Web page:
Walnut, Juglans regia
tree of the family Juglandaceae (Walnut, Wingnut),
Etymology: "Juglans" comes from Latin "Jovis Glans", "Jupiter glans".
Origin: the Walnut was introduced from Persia to Greece, since the earliest times, then in Italy by the Romans. One nevertheless found more ancient, fossilized pollens, which let assume that the Walnut existed in France before being completely forgotten.
Habitat: the Walnut grows in the light, isolated (due to its noxiousness: leaves and roots contain the juglon, a toxic substance, which gives troubles to those who dwell beneath its foliage and attacks the surrounding trees). It appreciates the deep, well drained soils.
Hardiness: the Walnut is very resistant to cold. It supports cold until -35 °C or -31 °F (zone 4). In the opposite, extreme heat is more harmful to it than cold.
Lifespan: 300 years.
Height: 20-30 m tall.
Rate of Growth: fast.
Trunk: straight. Its roots are long, strong, little trimmed with fibres and deep (swivel).
Form (insulated tree): ventilated, rounded, broad crown (few branches).
Bark first smooth, silver grey, then cracked or deeply cracked longitudinally.
Deciduous foliage. Leaves alternate, big (30-50 cm) composed of 7 to 11 oval leaflets of increasing size towards end. The final leaflet is bigger and can attain 15 cm long. Leaflets are glabrous, thick or even tough and aromatic. Their margin is smooth.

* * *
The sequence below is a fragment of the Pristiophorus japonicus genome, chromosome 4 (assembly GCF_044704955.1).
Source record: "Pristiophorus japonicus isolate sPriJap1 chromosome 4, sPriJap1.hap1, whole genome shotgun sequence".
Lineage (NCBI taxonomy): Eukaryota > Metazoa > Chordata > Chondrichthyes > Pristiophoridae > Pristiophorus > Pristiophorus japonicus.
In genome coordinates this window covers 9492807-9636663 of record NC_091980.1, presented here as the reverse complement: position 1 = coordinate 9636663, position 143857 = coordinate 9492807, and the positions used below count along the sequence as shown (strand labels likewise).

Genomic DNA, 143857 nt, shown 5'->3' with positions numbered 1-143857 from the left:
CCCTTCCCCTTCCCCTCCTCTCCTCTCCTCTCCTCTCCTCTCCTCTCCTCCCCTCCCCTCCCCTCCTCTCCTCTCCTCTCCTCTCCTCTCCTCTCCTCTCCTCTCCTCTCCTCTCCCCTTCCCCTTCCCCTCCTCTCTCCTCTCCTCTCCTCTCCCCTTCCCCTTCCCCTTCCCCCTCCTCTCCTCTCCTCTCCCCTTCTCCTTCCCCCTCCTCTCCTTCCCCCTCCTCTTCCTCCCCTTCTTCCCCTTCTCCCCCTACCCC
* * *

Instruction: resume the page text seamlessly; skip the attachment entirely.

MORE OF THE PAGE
The Walnut flourishes after 15-25 years. Its flowers in catkins appear in April, before leaves. They are born of big final buds. The male flowers are grouped in catkins pendulous some centimetres long and females in groups from 1 to 5, at the end of the stems of the year. They carry 6 - 30 stamens (character determining for the family).
Fruit: The fruit is a drupe the seed of which is the nut and the pulp sheds at maturity (very messy if we dissects to extract the nut). Production of the walnut begins at about the fifteenth year, and this during 200 years, but at the end of 70-100 years, its nut production weakens.
Legends and traditions: Among the Romans, the Walnut was the tree of Hell and of Perséphone. In The Middle Ages, the witches' sabbath took place under a huge walnut close to Benevento: this magical character comes undoubtedly from the fact that the walnut is not affected by the lightning. In Celtic astrology, the walnut is implacable, surprising and full of contrasts...
Sayings: "When it is raining on May 3rd, no nut in the walnut".
" In mid-August, nuts have the russet belly".
The Walnut is described in the Encyclopédie ou Dictionnaire raisonné des sciences, des arts et des métiers (written between 1751 and 1772 under the direction of Diderot).
Uses: the walnut stain (extract of the pulpit of the fruit) serves in wood tincture and in pigment for oil painting. The Walnut is cultivated for the nut (Valley of Drôme, Isère, Périgord), edible as such, or pressed to extract from it a very good oil. The least refined oil serves for making the soap. Finally the Walnut wood is reputed for rifle butts and quality pieces of furniture.